For the Foundation’s staff, David’s strength as Chair was that he always affirmed our work in ways that simultaneously challenged us to think more clearly and deeply. We felt trusted, affirmed and, in tough times, supported. True, his support could sometimes be of the cold comfort variety. At a period when the finances of the Foundation were looking bleak, he sent a handwritten card to the office assuring us that, even if the whole outfit should fold, we should know that it would not be because of our personal failings or lack of effort. And, whilst his managerial guidance was always deeply theological, it was not always especially practical. On one occasion, when the consequences of decisions taken years before were coming home to roost and the choice lay between retrenchment and redundancies or dipping heavily into reserves, Rachel Jenkins and I took the dilemma to David and John at a meeting in David’s study at Bishop Auckland. John’s advice epitomised his Niebuhrian Christian Realism. “There will always be a need for the Foundation this side of the eschaton. So we must hand on to our successors no less than we inherited from our predecessors and you must preserve your capital.” But David looked at us over his glasses and said, “There is nothing in the Bible to say you have to go on for ever, in fact rather the contrary. So if you do a jolly good piece of work and go out with a bang, you have done a good piece of work and God is pleased.” Both utterly theological, quite incompatible and not much help in showing us which way to turn. John loved the Foundation deeply – for David, it was a contingent instrument for changing the world.

In the 1990s, the House of Bishops often met for its annual gatherings at Manchester Business School. We tried to interest them in the work of the Foundation, but with little effect. We were even refused permission to put leaflets around the in the bishops’ meeting room. But David accosted me one evening in the bar. “Don’t bother with this lot” he said loudly, “All they want to do is put their arms around each other and say ‘It’s alright to cry even though you are a bishop!’”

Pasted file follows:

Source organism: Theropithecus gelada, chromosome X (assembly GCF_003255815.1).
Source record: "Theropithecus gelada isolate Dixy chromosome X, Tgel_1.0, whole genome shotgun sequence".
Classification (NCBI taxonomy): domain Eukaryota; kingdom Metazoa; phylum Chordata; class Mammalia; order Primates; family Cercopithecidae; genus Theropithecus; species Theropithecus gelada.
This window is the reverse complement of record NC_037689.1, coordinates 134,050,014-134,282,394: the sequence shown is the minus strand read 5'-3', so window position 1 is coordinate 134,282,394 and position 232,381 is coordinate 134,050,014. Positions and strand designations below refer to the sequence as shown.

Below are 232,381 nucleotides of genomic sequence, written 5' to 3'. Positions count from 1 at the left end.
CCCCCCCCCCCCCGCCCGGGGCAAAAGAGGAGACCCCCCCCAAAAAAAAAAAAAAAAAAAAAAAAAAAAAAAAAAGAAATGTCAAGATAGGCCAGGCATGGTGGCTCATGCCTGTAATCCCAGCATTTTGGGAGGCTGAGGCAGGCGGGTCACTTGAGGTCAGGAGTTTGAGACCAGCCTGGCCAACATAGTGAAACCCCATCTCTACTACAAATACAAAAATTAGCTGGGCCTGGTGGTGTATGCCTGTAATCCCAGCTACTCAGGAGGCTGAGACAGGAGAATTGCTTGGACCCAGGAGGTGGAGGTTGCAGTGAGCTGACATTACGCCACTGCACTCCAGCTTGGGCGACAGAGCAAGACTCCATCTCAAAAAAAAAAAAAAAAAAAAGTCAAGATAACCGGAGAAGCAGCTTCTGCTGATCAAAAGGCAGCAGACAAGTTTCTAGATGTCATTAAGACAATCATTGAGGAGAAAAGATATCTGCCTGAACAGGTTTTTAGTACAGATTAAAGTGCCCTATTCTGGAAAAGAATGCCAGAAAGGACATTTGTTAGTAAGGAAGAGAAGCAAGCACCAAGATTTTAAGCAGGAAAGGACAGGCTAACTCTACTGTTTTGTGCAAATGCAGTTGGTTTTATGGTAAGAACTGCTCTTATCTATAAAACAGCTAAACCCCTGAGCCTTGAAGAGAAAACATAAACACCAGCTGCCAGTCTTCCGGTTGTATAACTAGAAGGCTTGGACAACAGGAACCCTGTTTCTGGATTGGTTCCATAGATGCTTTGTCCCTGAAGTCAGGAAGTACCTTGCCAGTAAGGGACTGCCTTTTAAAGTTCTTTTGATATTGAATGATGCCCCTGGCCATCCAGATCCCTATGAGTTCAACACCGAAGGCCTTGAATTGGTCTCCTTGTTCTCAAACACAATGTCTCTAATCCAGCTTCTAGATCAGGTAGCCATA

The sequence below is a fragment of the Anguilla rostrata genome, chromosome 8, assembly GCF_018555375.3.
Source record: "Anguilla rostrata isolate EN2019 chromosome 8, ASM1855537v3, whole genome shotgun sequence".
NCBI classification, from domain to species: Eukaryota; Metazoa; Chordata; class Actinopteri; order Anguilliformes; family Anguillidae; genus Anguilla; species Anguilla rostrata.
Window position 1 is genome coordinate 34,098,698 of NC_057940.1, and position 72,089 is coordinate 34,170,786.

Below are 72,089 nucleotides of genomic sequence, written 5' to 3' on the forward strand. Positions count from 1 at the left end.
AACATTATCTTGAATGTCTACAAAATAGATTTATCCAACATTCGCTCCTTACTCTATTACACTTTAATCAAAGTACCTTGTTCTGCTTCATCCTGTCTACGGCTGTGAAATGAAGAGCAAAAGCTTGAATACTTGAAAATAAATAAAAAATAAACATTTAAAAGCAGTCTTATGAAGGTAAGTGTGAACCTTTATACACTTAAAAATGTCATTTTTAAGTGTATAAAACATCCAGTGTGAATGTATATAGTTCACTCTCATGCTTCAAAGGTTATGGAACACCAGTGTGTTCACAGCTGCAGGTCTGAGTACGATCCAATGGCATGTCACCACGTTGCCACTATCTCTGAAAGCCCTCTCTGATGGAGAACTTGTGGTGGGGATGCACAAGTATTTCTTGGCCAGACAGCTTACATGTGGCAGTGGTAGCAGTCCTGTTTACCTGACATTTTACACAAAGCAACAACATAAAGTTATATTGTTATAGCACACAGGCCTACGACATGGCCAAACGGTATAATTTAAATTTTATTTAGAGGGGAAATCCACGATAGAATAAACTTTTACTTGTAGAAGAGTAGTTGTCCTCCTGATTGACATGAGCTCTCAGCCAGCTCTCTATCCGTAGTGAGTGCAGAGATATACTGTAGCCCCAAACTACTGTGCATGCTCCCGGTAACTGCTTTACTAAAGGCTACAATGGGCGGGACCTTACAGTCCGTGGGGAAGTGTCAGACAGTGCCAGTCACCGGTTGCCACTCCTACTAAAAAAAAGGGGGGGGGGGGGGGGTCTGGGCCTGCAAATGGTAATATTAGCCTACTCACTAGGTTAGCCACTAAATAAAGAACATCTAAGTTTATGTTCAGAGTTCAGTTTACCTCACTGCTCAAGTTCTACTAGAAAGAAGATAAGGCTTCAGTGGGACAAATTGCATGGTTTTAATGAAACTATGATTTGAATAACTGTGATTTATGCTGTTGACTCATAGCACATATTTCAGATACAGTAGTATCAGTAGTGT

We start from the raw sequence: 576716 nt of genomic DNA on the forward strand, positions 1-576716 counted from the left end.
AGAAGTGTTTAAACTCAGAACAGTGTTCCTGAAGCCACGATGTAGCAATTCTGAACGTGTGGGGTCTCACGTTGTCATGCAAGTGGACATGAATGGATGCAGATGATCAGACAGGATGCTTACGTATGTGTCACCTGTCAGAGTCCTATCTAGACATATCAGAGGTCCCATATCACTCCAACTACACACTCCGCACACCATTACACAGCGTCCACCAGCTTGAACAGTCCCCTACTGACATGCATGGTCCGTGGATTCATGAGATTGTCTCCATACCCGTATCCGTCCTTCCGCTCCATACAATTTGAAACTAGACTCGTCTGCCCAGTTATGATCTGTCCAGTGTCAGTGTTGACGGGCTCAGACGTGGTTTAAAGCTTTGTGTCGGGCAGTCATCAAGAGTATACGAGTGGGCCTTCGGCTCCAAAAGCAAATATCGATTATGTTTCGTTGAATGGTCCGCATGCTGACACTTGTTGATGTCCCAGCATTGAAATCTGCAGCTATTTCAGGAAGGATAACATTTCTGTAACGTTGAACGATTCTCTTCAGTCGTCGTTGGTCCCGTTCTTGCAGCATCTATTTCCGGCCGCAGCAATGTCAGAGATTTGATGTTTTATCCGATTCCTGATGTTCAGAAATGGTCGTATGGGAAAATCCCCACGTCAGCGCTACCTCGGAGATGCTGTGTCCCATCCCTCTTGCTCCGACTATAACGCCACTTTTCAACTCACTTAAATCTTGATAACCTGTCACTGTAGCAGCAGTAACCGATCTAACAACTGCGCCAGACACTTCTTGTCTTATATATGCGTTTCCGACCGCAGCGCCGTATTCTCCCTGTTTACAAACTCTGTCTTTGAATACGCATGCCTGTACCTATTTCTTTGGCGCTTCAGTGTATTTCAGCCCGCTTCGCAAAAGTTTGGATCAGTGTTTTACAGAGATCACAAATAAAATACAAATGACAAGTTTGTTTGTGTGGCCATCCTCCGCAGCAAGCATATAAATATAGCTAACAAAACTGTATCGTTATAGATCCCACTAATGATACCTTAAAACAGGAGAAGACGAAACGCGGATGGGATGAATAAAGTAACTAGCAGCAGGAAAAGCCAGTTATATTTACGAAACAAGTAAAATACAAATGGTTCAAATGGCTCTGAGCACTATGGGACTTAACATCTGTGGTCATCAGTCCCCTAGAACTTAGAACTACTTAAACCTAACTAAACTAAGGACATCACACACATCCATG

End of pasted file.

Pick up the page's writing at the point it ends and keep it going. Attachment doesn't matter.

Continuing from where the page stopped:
On another occasion, he lamented the impossibility of episcopal office. “The trouble with the Church of England”, he said, in a very typical opening phrase, “is Archdeacons who want to be loved. Because they are so needy they duck hard decisions and leave them to me, so I can’t do my job of being loved properly!”

David was always buoyant but he did occasionally reveal the cost of being in the public eye. Soon after the first attacks on his enthronement sermon, and on his purported (lack of) beliefs, he gave a lecture at Southampton University. The largest lecture hall on the campus was full, people were standing in every aisle and even the Vice Chancellor had to sit on the floor just below the lectern. David was as scintillating as ever, relishing the way that people came to hear a bishop speak about God. But, in a small seminar the next day, he explained how hard it had been to walk into that lecture theatre – since the public controversies, he had found it almost impossible to enter a crowded space and could no longer cope with the Underground.

He retired as Chair of the Foundation when he left Durham. Knowing his penchant for coming up with ideas in triplets, usually beginning with the same letter, Rachel bought a card with a picture of three colourful parrots, and wrote inside that we thanked him for the Perception, Persistence and Personal commitment he had given to the William Temple Foundation over the years. David pulled the card from the envelope and gazed at the picture for a moment. “Oh how lovely!”, he said, “Macaws!”

As always, he was both right, and one step ahead of us!